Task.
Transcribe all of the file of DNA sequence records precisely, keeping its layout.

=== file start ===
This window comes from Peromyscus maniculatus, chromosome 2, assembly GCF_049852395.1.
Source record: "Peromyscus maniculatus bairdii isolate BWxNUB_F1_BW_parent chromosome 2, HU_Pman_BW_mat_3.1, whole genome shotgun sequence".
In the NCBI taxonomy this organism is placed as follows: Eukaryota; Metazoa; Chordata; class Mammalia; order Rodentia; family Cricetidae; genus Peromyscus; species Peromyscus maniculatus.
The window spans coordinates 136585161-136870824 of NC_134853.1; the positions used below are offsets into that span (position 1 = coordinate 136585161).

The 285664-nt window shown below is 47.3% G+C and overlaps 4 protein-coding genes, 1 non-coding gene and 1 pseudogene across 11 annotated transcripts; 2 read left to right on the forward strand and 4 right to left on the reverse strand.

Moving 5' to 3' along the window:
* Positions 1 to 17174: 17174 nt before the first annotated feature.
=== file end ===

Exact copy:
This window comes from Peromyscus maniculatus, chromosome 2, assembly GCF_049852395.1.
Source record: "Peromyscus maniculatus bairdii isolate BWxNUB_F1_BW_parent chromosome 2, HU_Pman_BW_mat_3.1, whole genome shotgun sequence".
In the NCBI taxonomy this organism is placed as follows: Eukaryota; Metazoa; Chordata; class Mammalia; order Rodentia; family Cricetidae; genus Peromyscus; species Peromyscus maniculatus.
The window spans coordinates 136585161-136870824 of NC_134853.1; the positions used below are offsets into that span (position 1 = coordinate 136585161).

The 285664-nt window shown below is 47.3% G+C and overlaps 4 protein-coding genes, 1 non-coding gene and 1 pseudogene across 11 annotated transcripts; 2 read left to right on the forward strand and 4 right to left on the reverse strand.

Moving 5' to 3' along the window:
* Positions 1 to 17174: 17174 nt before the first annotated feature.